For many, the Fourth of July is a joyous occasion filled with friends, family and fireworks. But for those in recovery, the holiday can cause a great deal of anxiety and frustration. Before your recovery, drinking or using drugs may have been a big part of how you celebrated America’s birthday. You may be wondering how you should spend your day now that you’re in recovery.
When you aren’t using drugs or alcohol, the holidays can be a particularly tempting time to turn back to old habits. But that doesn’t mean that a relapse is unavoidable, or that you’re alone in your struggle. At The Recovery Village, we see sobriety as an opportunity to redefine and renew your life: that includes changing the way you celebrate. By forging fun, substance-free traditions, you can stay on track to your goals while still kicking back, relaxing and enjoying yourself — and your sobriety.
To set you up for star-spangled success, here are four ways you can have fun and stay sober on the Fourth of July:
1. Spend time with close friends and family who support your sobriety.
Staying sober during any holiday can be difficult, but it’s always easier around people who know your priorities and have your best interests at heart. Instead of heading to a casual acquaintance’s party, keep company with friends or family members who respect your sobriety. This way, you don’t have to worry about being pressured to drink, and you’re with people who can keep you accountable if you feel tempted.
Countless people across the country spend their Fourth of July’s enjoying all things red, white and blue in perfectly wholesome ways. Why not you, too? Dress in patriotic clothing. Make colorful confections. Throw some hot dogs and hamburgers on the grill. If freedom-themed festivities aren’t your style, do something entirely unrelated to the holiday. Start a new tradition of going to the movies or playing a few games at a nearby bowling alley — it’s up to you! The important thing is that whatever you do, you have fun doing it.
3. Remember why you’re in recovery.
Watching friends and family members enjoy alcohol at Fourth of July functions can make you feel nostalgic for the time before you began your path to sobriety. But you decided to stop using substances for a reason. If you find yourself over-romanticizing your past, remembering what your addiction was really like can put things back into perspective and help you stay focused on your recovery. If you need to, go to a couple of extra AA or NA meetings ahead of time to make sure that your mind is in the right place. Take time to appreciate the benefits of your new lifestyle, and remember all of the progress you’ve made so far.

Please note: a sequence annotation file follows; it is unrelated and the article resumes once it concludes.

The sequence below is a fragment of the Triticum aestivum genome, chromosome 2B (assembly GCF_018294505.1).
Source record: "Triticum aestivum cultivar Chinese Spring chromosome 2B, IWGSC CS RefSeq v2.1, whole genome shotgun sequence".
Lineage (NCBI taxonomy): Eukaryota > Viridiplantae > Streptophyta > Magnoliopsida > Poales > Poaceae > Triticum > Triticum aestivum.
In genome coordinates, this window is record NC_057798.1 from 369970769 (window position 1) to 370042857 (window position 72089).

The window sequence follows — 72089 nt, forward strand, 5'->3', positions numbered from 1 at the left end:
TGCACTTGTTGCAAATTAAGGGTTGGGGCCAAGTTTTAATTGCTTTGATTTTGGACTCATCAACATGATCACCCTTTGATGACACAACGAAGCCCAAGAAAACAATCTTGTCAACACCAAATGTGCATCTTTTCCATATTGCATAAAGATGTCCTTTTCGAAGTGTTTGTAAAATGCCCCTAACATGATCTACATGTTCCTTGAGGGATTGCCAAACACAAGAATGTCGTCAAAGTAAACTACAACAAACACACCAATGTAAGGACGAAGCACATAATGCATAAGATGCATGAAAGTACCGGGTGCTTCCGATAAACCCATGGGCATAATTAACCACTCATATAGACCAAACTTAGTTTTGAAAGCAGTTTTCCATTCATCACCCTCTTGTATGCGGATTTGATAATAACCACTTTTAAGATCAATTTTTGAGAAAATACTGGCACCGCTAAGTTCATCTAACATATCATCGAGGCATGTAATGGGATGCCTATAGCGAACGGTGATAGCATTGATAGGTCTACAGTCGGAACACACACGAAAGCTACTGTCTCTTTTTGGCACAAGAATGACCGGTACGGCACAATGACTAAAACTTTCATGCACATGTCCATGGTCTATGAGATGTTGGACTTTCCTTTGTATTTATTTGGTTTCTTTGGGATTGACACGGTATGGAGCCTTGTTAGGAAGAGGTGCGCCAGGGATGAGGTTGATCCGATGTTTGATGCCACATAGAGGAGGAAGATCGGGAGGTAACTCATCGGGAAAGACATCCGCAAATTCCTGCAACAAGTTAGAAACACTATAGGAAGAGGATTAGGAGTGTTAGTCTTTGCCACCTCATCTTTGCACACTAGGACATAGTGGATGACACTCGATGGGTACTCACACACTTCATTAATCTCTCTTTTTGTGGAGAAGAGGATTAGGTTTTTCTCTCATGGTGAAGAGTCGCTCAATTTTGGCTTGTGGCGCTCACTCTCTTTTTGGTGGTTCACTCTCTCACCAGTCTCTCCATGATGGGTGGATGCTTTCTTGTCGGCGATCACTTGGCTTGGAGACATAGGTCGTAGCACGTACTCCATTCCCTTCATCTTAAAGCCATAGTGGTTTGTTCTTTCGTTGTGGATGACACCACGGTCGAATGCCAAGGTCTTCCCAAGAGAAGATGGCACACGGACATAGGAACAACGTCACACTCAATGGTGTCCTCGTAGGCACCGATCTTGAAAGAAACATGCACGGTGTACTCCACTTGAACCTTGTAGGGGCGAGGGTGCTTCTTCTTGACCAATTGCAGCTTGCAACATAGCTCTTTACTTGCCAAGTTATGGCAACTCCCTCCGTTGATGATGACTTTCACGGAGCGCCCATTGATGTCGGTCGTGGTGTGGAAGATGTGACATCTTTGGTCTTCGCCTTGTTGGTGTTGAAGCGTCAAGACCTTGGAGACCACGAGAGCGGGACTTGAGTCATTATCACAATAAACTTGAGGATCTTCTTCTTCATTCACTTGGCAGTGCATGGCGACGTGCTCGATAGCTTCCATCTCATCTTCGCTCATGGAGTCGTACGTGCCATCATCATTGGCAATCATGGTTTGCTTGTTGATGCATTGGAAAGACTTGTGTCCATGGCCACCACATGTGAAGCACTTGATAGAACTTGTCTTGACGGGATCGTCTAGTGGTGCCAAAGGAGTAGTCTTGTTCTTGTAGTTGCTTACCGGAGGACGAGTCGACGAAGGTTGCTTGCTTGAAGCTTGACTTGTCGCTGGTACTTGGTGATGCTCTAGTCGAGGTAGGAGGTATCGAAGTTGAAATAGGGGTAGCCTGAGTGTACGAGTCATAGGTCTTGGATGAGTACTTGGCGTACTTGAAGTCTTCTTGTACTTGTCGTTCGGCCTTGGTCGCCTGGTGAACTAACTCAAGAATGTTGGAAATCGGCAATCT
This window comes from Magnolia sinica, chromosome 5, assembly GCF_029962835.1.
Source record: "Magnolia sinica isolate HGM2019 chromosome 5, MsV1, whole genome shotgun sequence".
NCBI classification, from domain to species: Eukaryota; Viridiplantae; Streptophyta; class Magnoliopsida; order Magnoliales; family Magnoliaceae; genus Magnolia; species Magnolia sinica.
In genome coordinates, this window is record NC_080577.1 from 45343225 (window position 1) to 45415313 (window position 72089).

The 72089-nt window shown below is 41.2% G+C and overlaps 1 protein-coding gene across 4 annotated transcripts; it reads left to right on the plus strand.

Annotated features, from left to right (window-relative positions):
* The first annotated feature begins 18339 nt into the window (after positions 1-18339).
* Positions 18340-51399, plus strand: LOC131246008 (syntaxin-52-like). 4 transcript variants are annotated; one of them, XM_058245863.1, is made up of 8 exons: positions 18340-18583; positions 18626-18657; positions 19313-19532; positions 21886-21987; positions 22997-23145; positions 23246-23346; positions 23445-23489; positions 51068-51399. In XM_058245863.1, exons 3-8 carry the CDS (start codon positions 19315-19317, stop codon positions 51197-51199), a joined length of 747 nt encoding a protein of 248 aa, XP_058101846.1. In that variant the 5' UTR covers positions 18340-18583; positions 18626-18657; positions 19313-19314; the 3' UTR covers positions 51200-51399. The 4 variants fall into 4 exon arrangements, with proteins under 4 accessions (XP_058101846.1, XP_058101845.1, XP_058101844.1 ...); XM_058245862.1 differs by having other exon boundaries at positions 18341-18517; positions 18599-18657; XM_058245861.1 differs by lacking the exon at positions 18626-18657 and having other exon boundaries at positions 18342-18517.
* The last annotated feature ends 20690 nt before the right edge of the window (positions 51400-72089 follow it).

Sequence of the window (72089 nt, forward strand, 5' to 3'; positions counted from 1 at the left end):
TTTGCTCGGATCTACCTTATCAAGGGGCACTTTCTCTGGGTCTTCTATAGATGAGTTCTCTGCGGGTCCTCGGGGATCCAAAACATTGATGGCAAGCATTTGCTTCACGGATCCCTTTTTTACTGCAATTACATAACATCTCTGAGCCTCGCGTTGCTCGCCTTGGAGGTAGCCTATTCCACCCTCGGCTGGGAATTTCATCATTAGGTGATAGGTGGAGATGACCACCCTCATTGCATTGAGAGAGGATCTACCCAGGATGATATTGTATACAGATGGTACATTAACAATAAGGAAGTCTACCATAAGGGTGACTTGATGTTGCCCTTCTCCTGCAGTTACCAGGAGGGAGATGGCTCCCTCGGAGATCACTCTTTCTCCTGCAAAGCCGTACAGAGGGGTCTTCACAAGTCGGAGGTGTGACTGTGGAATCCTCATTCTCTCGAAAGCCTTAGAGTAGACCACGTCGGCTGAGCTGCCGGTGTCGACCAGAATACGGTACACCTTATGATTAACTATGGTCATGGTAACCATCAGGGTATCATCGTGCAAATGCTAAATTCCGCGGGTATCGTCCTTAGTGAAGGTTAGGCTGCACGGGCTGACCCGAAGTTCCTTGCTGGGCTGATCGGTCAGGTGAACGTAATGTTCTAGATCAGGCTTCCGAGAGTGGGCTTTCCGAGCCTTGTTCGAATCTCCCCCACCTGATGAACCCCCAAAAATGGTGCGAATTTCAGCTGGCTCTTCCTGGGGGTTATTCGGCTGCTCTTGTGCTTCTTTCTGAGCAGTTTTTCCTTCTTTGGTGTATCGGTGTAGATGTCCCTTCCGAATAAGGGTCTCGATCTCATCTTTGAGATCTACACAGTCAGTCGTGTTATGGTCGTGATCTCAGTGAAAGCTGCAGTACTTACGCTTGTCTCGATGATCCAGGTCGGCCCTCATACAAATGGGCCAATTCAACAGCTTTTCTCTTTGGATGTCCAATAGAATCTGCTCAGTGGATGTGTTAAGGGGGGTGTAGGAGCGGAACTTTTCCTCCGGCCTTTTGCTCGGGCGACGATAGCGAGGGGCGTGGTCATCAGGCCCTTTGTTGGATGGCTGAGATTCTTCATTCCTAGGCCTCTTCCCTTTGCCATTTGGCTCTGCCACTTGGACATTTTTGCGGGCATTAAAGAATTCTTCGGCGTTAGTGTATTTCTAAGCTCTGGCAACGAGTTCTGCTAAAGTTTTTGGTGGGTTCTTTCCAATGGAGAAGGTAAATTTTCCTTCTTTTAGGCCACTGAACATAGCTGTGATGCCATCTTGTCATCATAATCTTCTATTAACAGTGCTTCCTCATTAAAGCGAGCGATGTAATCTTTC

4. Go to a community fireworks show.
There’s nothing like watching fireworks on the Fourth of July — especially fireworks you don’t have to set off (or pay for)! So grab some friends, a lawn chair and cooler and head over to a local fireworks display. If you don’t live in a community that has one, you’re probably a short drive away from another that does. Attending a fireworks show could be an opportunity to talk to new people, explore an area of town you’ve never seen or simply spend time with those you already hold close. These events are usually family friendly too, so you won’t have to worry about any added pressure to indulge in drinking or drug use.
Whether you’re just beginning your recovery process or you’ve been sober for years, holidays can be a tough time to stay strong and continue on the course to wellness. But sobriety isn’t a sentence to never have fun on holidays ever again — it’s an opportunity to carve out new traditions that help you stay happy and healthy. Think of this time as a celebration of the new life you’ve chosen to lead. A celebration of the United States’ independence, and your own freedom from a life of drug and alcohol use.
At The Recovery Village, we know how difficult holidays can be for those in recovery. That’s why our intake coordinators are available 365 days a year to reinforce your resolve, enroll you in a treatment program or just talk. We’re here for you. If you or someone you love is struggling, reach out today.
The Recovery Village aims to improve the quality of life for people struggling with substance use or mental health disorder with fact-based content about the nature of behavioral health conditions, treatment options and their related outcomes. We publish material that is researched, cited, edited and reviewed by licensed medical professionals. The information we provide is not intended to be a substitute for professional medical advice, diagnosis or treatment. It should not be used in place of the advice of your physician or other qualified healthcare providers.